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Where the Cloud Touches Down: Simplifying Data Center Infrastructure Management

Thursday, July 25, 2013
10:00 AM PT/1:00 PM ET

In most data centers, DCIM rests on a shaky foundation of manual record keeping and scattered documentation. OpManager replaces data center documentation with a single repository for data, QRCodes for asset tracking, accurate 3D mapping of asset locations, and a configuration management database (CMDB). In this webcast, sponsored by ManageEngine, you will see how a real-world datacenter mapping stored in racktables gets imported into OpManager, which then provides a 3D visualization of where assets actually are. You'll also see how the QR Code generator helps you make the link between real assets and the monitoring world, and how the layered CMDB provides a single point of view for all your configuration data.

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A Network Computing Webinar:
SDN First Steps

Thursday, August 8, 2013
11:00 AM PT / 2:00 PM ET

This webinar will help attendees understand the overall concept of SDN and its benefits, describe the different conceptual approaches to SDN, and examine the various technologies, both proprietary and open source, that are emerging. It will also help users decide whether SDN makes sense in their environment, and outline the first steps IT can take for testing SDN technologies.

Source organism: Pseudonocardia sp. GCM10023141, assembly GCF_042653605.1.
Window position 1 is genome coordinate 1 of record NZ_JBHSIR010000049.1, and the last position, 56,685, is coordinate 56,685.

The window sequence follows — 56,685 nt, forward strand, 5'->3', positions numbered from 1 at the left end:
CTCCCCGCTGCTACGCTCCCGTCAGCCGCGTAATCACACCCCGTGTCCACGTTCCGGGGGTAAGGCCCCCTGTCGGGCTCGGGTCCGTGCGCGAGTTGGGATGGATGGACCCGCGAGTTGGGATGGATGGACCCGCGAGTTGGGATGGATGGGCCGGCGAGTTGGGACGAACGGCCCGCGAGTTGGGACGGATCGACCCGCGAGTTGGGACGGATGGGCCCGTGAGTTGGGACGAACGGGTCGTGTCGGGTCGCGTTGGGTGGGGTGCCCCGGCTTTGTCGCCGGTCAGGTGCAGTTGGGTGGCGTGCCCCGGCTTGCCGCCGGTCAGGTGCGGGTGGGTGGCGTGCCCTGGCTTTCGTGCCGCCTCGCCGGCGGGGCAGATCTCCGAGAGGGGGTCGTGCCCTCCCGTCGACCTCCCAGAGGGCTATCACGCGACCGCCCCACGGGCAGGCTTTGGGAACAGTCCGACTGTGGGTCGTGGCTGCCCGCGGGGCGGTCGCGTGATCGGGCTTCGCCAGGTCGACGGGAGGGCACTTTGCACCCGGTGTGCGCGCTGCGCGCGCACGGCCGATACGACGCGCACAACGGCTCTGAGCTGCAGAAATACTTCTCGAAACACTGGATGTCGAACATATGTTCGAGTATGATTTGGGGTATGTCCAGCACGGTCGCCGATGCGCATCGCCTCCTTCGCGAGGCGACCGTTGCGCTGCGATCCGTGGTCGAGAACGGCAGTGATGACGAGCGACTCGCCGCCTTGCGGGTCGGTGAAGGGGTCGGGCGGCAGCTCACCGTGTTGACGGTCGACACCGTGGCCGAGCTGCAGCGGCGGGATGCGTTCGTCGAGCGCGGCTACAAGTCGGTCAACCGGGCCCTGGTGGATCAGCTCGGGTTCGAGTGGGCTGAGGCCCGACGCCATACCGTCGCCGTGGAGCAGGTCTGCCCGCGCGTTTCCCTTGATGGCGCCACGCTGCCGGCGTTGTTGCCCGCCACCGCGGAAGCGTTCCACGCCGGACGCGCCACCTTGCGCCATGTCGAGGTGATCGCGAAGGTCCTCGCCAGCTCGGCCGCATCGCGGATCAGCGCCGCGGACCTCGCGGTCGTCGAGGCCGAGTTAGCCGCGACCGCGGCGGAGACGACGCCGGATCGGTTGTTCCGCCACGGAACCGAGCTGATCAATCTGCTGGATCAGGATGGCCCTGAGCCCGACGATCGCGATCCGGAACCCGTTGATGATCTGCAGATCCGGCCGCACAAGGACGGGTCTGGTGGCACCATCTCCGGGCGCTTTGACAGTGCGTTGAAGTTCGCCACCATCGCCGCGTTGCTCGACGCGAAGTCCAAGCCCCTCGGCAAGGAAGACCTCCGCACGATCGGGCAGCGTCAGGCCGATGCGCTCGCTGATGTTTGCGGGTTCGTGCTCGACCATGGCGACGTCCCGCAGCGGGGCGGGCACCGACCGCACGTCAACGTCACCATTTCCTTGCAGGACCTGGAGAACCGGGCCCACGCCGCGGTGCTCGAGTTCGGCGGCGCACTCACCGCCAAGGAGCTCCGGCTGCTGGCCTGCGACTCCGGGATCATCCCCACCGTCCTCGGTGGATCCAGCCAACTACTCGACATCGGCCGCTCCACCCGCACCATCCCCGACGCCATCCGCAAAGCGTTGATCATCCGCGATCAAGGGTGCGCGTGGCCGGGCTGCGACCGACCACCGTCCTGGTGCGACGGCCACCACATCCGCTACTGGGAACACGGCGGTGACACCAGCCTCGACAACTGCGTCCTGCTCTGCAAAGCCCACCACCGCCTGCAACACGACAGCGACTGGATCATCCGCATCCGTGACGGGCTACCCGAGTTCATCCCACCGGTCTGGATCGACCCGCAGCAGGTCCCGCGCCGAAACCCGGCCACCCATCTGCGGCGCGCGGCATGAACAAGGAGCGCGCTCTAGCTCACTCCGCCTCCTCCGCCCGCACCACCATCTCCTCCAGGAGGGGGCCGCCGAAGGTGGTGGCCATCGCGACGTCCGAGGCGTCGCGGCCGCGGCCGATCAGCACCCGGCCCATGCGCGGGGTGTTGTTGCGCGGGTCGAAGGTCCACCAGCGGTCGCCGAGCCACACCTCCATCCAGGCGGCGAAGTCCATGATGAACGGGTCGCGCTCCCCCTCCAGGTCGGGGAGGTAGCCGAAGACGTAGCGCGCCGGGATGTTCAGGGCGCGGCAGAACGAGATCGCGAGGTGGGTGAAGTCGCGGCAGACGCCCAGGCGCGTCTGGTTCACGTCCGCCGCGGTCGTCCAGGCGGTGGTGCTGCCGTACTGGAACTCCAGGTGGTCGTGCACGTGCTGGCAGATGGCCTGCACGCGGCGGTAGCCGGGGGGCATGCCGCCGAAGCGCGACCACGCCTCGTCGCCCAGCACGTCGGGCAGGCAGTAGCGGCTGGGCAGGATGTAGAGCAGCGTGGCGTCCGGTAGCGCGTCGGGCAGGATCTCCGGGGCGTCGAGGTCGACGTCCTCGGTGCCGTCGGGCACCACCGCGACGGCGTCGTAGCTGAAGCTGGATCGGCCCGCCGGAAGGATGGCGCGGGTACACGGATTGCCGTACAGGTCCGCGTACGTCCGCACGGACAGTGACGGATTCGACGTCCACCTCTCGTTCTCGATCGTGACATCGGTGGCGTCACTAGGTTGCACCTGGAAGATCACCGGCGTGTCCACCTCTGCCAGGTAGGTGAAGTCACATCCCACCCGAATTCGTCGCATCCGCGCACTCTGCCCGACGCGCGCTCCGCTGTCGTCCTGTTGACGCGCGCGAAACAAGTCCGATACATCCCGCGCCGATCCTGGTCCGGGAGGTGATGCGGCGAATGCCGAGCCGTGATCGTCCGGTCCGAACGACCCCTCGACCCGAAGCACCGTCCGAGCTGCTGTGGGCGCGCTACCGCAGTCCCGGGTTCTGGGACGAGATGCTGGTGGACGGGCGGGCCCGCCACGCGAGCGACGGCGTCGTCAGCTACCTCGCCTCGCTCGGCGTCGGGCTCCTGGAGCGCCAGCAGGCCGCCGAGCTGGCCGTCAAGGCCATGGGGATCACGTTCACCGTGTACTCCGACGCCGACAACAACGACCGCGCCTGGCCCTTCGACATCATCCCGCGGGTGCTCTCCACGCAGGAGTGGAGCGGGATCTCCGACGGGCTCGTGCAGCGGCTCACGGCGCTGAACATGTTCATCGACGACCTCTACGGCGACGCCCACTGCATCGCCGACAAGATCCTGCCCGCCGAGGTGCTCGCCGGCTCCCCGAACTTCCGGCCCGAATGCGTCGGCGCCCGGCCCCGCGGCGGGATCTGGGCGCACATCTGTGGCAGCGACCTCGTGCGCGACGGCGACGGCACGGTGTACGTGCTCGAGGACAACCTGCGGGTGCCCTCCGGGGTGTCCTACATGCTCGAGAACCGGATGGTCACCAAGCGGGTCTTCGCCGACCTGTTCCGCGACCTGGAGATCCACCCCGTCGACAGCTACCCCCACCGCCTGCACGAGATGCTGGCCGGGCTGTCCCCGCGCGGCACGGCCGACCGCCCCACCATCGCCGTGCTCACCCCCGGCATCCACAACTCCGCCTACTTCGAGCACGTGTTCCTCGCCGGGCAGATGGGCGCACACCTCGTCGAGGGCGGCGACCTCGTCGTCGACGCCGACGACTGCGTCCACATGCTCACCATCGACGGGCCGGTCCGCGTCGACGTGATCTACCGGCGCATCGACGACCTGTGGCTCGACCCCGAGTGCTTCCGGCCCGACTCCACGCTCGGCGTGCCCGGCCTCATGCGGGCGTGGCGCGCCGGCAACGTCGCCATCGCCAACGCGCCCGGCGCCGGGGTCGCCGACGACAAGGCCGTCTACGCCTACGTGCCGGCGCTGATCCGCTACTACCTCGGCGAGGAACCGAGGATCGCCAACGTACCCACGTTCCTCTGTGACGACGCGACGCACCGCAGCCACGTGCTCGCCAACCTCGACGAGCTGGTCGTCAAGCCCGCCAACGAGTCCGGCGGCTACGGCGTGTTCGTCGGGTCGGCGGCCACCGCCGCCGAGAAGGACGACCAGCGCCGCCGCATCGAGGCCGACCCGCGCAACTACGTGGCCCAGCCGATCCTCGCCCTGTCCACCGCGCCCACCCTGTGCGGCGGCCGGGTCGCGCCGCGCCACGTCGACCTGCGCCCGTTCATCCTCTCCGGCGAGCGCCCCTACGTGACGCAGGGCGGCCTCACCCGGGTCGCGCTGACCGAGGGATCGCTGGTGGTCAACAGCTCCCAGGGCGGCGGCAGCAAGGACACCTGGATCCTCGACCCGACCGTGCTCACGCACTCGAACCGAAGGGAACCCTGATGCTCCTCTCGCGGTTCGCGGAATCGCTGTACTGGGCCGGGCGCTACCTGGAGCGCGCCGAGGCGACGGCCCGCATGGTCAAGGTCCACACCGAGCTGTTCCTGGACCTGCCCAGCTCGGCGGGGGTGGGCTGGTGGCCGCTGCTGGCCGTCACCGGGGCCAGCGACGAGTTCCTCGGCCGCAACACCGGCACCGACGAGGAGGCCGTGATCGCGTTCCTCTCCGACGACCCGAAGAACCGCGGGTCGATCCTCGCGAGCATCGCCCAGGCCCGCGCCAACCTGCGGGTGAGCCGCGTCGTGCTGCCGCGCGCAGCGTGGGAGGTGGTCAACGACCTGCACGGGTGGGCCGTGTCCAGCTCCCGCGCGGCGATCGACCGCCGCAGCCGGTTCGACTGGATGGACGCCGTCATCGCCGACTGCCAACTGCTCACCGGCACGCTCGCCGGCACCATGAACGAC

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Enterprise IMs

After putting our seven contestants through the wringer, we awarded our Editor's Choice to WiredRed's e/pop Professional for its superior security capabilities, user interface, reporting and features. All the products we tested, however, are excellent solutions.

Our tests were performed using a dual 2.4-GHz Xeon server with 2 GB of RAM. We ran Windows 2000 Server when possible, except with the Microsoft (Windows 2003 Server) and Jabber (Red Hat 9) products. We used PCs running Windows XP Pro for clients. Our directory of choice was Active Directory, but we tested any of the special integration the groupware products had with their respective directories.

Send Me a Message

All the IM products we tested work similarly. An IM server is at the heart--all communications and presence information go through it. Client software or a Java applet connects the user to the IM server and authenticates him against a directory. With the applet approach, the end user doesn't install any software, but he may need a certain version of Java for it to work. Some vendors also support the creation of IM-only users inside their software suite or support user registration. Data also can be stored in an external database, such as Oracle. Once connected, the user appears on everyone's contact list and can receive messages. The central server can be configured to log all conversations, which helps you comply with Sarbanes-Oxley data-retention rules.


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Network Computing: April 2013



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